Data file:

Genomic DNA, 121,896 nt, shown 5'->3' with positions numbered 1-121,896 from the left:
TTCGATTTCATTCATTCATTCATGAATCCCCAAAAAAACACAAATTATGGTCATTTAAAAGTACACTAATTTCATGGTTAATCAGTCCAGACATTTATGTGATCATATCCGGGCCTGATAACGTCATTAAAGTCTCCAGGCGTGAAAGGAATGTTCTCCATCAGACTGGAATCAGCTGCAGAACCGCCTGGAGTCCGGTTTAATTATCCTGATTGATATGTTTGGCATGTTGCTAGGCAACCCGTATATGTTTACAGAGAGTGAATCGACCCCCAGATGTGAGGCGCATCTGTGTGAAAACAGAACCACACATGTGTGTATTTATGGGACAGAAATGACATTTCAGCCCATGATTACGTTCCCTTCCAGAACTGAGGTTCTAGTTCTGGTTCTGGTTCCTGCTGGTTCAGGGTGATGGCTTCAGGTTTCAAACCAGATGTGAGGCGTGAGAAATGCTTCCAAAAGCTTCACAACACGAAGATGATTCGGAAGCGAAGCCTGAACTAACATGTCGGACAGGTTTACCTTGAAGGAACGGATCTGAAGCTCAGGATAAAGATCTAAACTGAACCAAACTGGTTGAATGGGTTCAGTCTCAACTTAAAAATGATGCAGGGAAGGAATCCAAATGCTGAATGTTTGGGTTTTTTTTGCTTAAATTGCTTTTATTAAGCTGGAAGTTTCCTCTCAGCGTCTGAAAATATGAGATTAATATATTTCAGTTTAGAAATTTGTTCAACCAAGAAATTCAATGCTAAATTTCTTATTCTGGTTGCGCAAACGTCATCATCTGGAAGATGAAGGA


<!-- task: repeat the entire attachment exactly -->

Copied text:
Genomic DNA, 121,896 nt, shown 5'->3' with positions numbered 1-121,896 from the left:
TTCGATTTCATTCATTCATTCATGAATCCCCAAAAAAACACAAATTATGGTCATTTAAAAGTACACTAATTTCATGGTTAATCAGTCCAGACATTTATGTGATCATATCCGGGCCTGATAACGTCATTAAAGTCTCCAGGCGTGAAAGGAATGTTCTCCATCAGACTGGAATCAGCTGCAGAACCGCCTGGAGTCCGGTTTAATTATCCTGATTGATATGTTTGGCATGTTGCTAGGCAACCCGTATATGTTTACAGAGAGTGAATCGACCCCCAGATGTGAGGCGCATCTGTGTGAAAACAGAACCACACATGTGTGTATTTATGGGACAGAAATGACATTTCAGCCCATGATTACGTTCCCTTCCAGAACTGAGGTTCTAGTTCTGGTTCTGGTTCCTGCTGGTTCAGGGTGATGGCTTCAGGTTTCAAACCAGATGTGAGGCGTGAGAAATGCTTCCAAAAGCTTCACAACACGAAGATGATTCGGAAGCGAAGCCTGAACTAACATGTCGGACAGGTTTACCTTGAAGGAACGGATCTGAAGCTCAGGATAAAGATCTAAACTGAACCAAACTGGTTGAATGGGTTCAGTCTCAACTTAAAAATGATGCAGGGAAGGAATCCAAATGCTGAATGTTTGGGTTTTTTTTGCTTAAATTGCTTTTATTAAGCTGGAAGTTTCCTCTCAGCGTCTGAAAATATGAGATTAATATATTTCAGTTTAGAAATTTGTTCAACCAAGAAATTCAATGCTAAATTTCTTATTCTGGTTGCGCAAACGTCATCATCTGGAAGATGAAGGA